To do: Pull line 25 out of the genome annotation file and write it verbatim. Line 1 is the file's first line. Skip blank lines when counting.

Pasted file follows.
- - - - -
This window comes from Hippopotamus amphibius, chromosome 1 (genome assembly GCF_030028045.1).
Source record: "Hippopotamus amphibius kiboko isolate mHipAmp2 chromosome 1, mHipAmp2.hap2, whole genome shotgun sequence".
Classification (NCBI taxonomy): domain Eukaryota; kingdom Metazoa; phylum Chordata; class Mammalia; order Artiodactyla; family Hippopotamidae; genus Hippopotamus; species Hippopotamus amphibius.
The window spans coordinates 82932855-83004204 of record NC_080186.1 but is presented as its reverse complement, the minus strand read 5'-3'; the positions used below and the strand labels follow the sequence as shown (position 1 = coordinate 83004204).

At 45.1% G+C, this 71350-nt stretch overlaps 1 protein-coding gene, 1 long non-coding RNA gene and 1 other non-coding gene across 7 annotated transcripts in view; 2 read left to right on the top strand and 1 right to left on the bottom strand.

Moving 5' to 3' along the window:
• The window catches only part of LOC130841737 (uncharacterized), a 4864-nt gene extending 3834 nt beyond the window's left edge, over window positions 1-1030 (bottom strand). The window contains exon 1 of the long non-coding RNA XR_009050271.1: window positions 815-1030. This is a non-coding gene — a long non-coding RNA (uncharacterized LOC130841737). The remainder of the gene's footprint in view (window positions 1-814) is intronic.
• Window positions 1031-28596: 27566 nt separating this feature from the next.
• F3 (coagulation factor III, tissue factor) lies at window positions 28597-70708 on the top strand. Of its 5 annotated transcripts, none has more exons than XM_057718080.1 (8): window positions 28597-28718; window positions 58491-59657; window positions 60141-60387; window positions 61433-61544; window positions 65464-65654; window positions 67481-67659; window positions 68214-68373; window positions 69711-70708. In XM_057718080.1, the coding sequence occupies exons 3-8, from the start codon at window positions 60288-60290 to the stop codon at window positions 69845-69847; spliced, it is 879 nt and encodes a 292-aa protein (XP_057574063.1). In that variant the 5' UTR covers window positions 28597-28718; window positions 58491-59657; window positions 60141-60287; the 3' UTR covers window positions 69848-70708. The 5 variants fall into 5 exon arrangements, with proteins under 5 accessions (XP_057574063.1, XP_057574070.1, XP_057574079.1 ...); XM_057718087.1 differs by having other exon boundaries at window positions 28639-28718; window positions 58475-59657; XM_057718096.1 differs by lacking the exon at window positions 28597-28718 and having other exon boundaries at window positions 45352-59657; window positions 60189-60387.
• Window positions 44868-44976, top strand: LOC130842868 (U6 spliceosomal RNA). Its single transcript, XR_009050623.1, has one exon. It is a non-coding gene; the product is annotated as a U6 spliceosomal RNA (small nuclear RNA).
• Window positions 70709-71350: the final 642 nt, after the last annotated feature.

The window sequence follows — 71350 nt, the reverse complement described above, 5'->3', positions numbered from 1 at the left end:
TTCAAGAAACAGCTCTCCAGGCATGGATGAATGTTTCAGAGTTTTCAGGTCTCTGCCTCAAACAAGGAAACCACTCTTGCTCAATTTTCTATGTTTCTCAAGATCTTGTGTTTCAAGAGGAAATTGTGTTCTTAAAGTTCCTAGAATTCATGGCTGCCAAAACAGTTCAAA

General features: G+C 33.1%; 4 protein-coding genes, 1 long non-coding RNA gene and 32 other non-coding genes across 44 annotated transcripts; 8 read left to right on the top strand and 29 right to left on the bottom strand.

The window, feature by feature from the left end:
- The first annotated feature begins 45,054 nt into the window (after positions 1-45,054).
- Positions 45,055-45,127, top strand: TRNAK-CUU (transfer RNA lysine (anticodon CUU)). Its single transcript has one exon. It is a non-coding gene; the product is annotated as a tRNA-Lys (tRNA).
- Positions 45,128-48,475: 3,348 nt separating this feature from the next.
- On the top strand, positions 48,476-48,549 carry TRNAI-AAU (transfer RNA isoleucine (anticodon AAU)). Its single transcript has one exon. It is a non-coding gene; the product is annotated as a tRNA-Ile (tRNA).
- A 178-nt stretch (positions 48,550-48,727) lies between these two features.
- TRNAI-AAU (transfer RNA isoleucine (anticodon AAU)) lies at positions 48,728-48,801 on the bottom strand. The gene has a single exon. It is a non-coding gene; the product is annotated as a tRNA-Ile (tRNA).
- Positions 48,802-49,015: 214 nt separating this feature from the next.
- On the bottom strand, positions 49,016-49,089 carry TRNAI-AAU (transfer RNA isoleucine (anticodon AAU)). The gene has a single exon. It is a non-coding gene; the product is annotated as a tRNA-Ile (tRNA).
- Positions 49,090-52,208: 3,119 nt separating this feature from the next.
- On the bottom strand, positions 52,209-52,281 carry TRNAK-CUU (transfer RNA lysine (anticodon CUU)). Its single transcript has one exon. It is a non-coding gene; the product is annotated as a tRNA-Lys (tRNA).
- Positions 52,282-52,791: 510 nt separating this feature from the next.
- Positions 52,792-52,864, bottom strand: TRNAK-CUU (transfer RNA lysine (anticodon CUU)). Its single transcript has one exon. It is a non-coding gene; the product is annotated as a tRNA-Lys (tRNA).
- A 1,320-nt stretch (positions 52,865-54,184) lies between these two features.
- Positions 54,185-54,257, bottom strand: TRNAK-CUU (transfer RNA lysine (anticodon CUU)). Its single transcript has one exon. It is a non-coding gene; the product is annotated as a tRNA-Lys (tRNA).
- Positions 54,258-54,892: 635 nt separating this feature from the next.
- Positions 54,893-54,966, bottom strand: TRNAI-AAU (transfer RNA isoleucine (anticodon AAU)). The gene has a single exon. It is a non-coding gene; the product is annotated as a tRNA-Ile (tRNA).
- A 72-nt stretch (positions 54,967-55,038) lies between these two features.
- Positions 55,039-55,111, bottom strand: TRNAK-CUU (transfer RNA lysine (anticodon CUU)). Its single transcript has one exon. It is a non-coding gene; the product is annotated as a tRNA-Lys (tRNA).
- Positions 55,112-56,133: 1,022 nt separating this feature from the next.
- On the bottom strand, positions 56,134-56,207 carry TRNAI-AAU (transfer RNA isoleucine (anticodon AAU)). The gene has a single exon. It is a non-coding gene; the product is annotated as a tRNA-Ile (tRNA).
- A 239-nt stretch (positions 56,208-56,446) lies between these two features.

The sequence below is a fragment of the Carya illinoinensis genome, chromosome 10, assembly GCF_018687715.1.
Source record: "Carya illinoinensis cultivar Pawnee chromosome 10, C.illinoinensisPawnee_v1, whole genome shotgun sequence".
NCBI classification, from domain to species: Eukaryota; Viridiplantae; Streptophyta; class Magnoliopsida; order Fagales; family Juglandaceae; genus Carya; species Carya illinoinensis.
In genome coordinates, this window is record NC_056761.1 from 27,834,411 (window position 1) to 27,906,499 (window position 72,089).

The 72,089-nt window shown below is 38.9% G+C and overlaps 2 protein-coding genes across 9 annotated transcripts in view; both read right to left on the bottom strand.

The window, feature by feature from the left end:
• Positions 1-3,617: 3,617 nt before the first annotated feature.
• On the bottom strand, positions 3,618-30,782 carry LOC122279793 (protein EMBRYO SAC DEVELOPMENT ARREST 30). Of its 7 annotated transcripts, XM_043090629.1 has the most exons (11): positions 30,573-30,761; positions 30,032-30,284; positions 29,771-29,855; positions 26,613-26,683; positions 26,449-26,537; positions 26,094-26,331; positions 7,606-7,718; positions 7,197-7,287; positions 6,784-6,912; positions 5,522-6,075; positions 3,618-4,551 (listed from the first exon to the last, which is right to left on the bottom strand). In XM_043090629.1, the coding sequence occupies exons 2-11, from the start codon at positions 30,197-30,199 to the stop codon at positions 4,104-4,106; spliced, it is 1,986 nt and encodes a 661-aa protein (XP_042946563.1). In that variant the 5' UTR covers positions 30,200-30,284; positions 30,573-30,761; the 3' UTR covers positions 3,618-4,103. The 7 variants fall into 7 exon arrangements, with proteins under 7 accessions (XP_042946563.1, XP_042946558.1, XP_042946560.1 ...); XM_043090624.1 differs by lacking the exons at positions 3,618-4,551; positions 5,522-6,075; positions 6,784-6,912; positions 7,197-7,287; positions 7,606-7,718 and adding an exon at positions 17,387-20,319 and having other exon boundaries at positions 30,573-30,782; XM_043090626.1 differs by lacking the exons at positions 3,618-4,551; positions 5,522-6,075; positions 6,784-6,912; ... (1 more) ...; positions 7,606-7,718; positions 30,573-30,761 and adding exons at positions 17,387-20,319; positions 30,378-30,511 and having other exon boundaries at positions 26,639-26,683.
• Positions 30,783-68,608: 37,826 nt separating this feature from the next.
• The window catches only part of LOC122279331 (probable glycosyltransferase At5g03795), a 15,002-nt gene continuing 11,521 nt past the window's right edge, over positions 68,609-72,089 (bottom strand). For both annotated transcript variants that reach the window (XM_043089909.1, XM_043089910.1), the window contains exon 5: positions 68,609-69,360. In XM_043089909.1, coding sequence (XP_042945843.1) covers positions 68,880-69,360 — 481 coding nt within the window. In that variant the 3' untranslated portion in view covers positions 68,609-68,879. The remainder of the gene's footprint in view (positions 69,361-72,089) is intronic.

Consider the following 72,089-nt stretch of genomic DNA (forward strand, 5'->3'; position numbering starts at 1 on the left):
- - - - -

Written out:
- On the bottom strand, positions 52,209-52,281 carry TRNAK-CUU (transfer RNA lysine (anticodon CUU)). Its single transcript has one exon. It is a non-coding gene; the product is annotated as a tRNA-Lys (tRNA).